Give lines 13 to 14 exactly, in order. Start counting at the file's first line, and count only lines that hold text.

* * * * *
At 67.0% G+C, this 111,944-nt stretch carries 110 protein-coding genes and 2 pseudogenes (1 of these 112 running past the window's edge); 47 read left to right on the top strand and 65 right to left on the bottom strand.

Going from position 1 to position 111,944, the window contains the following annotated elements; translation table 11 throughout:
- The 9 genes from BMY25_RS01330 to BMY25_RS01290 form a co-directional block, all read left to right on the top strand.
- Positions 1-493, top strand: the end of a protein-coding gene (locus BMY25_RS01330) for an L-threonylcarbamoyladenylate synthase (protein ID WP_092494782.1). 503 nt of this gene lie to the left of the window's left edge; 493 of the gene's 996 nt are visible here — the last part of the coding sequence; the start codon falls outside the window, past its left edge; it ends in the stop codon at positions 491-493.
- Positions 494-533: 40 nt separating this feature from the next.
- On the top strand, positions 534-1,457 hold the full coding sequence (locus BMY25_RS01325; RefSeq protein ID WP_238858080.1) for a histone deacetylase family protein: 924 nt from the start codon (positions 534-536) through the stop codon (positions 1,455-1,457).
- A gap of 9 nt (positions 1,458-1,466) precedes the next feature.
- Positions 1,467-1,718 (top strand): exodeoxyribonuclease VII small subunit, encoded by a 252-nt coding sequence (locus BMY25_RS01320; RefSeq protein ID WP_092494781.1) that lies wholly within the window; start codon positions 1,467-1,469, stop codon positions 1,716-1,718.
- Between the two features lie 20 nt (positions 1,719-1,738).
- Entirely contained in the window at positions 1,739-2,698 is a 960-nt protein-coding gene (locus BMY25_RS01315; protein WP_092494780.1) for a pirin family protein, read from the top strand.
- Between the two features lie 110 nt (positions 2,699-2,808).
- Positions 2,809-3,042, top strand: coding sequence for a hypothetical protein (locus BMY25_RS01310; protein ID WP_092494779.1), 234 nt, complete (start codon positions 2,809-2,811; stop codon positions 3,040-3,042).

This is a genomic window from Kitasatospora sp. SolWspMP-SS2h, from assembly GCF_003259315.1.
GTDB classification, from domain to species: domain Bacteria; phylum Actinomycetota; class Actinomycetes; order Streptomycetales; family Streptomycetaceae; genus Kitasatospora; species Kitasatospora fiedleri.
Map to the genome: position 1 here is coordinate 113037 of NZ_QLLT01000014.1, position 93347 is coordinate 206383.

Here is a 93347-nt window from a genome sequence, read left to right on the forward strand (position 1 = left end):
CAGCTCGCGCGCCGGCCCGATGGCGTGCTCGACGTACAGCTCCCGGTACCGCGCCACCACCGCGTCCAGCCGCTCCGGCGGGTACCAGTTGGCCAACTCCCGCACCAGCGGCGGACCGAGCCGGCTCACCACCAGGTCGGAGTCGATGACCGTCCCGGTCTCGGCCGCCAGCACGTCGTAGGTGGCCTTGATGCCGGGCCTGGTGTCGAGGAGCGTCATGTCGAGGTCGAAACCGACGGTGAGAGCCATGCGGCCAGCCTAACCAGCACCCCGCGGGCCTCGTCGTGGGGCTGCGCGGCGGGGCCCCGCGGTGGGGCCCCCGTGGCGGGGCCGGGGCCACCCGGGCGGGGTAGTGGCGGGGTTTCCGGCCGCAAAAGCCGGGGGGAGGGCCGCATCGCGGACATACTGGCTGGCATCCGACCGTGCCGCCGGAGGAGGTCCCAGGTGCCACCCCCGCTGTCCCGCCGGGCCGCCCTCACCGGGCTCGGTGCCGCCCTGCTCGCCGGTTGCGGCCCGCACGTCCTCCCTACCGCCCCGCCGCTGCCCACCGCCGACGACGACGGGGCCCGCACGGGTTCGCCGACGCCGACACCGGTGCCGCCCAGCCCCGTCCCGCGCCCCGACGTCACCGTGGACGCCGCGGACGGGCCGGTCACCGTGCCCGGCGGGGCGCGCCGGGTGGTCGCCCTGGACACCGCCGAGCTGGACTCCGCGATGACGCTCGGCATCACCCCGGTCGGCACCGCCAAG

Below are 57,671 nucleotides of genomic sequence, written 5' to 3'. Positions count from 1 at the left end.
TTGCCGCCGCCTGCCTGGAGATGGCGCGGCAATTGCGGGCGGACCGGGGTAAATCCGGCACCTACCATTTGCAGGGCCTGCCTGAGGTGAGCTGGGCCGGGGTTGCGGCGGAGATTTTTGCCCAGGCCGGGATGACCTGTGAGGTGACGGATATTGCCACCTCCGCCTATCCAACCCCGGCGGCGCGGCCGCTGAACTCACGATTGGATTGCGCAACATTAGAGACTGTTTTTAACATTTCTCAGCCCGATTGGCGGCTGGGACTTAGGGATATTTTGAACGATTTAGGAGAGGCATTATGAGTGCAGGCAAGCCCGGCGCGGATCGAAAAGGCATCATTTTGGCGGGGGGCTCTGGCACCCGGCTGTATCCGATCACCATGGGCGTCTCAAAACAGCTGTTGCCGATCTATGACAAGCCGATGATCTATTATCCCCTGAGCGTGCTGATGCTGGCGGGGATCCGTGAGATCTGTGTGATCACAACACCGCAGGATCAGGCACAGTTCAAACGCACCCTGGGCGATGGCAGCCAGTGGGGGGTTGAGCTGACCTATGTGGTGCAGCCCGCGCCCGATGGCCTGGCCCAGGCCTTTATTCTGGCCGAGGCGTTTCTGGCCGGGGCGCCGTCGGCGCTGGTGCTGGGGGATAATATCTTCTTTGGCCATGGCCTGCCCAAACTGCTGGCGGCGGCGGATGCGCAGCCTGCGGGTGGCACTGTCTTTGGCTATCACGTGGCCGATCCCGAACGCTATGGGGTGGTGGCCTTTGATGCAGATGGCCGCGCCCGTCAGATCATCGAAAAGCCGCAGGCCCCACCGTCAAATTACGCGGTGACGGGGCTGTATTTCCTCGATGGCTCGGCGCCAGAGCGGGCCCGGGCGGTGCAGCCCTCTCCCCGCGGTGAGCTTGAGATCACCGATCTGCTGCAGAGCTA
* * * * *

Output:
This is a genomic window from Kitasatospora sp. SolWspMP-SS2h, from assembly GCF_003259315.1.
GTDB classification, from domain to species: domain Bacteria; phylum Actinomycetota; class Actinomycetes; order Streptomycetales; family Streptomycetaceae; genus Kitasatospora; species Kitasatospora fiedleri.